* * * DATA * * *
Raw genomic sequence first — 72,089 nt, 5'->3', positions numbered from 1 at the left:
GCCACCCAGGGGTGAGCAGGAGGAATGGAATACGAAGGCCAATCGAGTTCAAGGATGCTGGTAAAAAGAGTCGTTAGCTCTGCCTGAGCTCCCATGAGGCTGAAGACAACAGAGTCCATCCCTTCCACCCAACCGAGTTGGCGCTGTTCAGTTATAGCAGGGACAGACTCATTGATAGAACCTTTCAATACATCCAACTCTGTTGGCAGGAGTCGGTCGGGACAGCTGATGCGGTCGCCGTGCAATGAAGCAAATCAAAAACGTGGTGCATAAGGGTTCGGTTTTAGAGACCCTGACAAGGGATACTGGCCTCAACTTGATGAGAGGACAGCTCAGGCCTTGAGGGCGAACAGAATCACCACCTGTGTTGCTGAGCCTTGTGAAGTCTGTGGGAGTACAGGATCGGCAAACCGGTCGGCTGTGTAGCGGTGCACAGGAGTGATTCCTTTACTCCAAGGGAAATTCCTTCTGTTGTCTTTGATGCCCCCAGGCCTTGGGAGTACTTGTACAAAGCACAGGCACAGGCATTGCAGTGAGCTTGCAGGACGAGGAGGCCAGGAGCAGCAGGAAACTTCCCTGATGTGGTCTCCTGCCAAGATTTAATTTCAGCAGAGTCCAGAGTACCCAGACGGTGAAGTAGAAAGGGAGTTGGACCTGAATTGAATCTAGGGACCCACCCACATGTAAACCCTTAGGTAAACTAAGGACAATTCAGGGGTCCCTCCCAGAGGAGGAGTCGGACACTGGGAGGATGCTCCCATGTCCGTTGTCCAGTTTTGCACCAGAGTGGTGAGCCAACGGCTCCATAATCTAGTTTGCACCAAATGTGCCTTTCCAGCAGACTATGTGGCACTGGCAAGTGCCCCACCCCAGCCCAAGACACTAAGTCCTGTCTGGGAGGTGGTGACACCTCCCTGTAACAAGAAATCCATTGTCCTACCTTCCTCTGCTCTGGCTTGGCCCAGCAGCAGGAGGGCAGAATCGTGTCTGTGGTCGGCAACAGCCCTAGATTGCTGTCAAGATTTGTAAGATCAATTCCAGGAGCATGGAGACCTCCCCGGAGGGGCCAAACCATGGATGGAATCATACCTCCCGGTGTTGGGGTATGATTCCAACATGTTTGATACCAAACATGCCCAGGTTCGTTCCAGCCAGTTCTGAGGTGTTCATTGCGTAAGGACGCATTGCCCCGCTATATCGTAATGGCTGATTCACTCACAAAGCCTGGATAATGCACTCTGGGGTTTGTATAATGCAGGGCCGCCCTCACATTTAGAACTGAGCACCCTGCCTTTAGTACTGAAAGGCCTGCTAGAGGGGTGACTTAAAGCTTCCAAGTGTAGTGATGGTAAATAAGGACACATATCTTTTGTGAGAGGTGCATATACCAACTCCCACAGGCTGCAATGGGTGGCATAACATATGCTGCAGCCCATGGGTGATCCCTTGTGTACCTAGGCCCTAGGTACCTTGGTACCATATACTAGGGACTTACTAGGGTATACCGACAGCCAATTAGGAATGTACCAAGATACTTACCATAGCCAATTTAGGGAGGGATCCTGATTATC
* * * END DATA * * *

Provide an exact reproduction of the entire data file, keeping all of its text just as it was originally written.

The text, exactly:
Raw genomic sequence first — 72,089 nt, 5'->3', positions numbered from 1 at the left:
GCCACCCAGGGGTGAGCAGGAGGAATGGAATACGAAGGCCAATCGAGTTCAAGGATGCTGGTAAAAAGAGTCGTTAGCTCTGCCTGAGCTCCCATGAGGCTGAAGACAACAGAGTCCATCCCTTCCACCCAACCGAGTTGGCGCTGTTCAGTTATAGCAGGGACAGACTCATTGATAGAACCTTTCAATACATCCAACTCTGTTGGCAGGAGTCGGTCGGGACAGCTGATGCGGTCGCCGTGCAATGAAGCAAATCAAAAACGTGGTGCATAAGGGTTCGGTTTTAGAGACCCTGACAAGGGATACTGGCCTCAACTTGATGAGAGGACAGCTCAGGCCTTGAGGGCGAACAGAATCACCACCTGTGTTGCTGAGCCTTGTGAAGTCTGTGGGAGTACAGGATCGGCAAACCGGTCGGCTGTGTAGCGGTGCACAGGAGTGATTCCTTTACTCCAAGGGAAATTCCTTCTGTTGTCTTTGATGCCCCCAGGCCTTGGGAGTACTTGTACAAAGCACAGGCACAGGCATTGCAGTGAGCTTGCAGGACGAGGAGGCCAGGAGCAGCAGGAAACTTCCCTGATGTGGTCTCCTGCCAAGATTTAATTTCAGCAGAGTCCAGAGTACCCAGACGGTGAAGTAGAAAGGGAGTTGGACCTGAATTGAATCTAGGGACCCACCCACATGTAAACCCTTAGGTAAACTAAGGACAATTCAGGGGTCCCTCCCAGAGGAGGAGTCGGACACTGGGAGGATGCTCCCATGTCCGTTGTCCAGTTTTGCACCAGAGTGGTGAGCCAACGGCTCCATAATCTAGTTTGCACCAAATGTGCCTTTCCAGCAGACTATGTGGCACTGGCAAGTGCCCCACCCCAGCCCAAGACACTAAGTCCTGTCTGGGAGGTGGTGACACCTCCCTGTAACAAGAAATCCATTGTCCTACCTTCCTCTGCTCTGGCTTGGCCCAGCAGCAGGAGGGCAGAATCGTGTCTGTGGTCGGCAACAGCCCTAGATTGCTGTCAAGATTTGTAAGATCAATTCCAGGAGCATGGAGACCTCCCCGGAGGGGCCAAACCATGGATGGAATCATACCTCCCGGTGTTGGGGTATGATTCCAACATGTTTGATACCAAACATGCCCAGGTTCGTTCCAGCCAGTTCTGAGGTGTTCATTGCGTAAGGACGCATTGCCCCGCTATATCGTAATGGCTGATTCACTCACAAAGCCTGGATAATGCACTCTGGGGTTTGTATAATGCAGGGCCGCCCTCACATTTAGAACTGAGCACCCTGCCTTTAGTACTGAAAGGCCTGCTAGAGGGGTGACTTAAAGCTTCCAAGTGTAGTGATGGTAAATAAGGACACATATCTTTTGTGAGAGGTGCATATACCAACTCCCACAGGCTGCAATGGGTGGCATAACATATGCTGCAGCCCATGGGTGATCCCTTGTGTACCTAGGCCCTAGGTACCTTGGTACCATATACTAGGGACTTACTAGGGTATACCGACAGCCAATTAGGAATGTACCAAGATACTTACCATAGCCAATTTAGGGAGGGATCCTGATTATC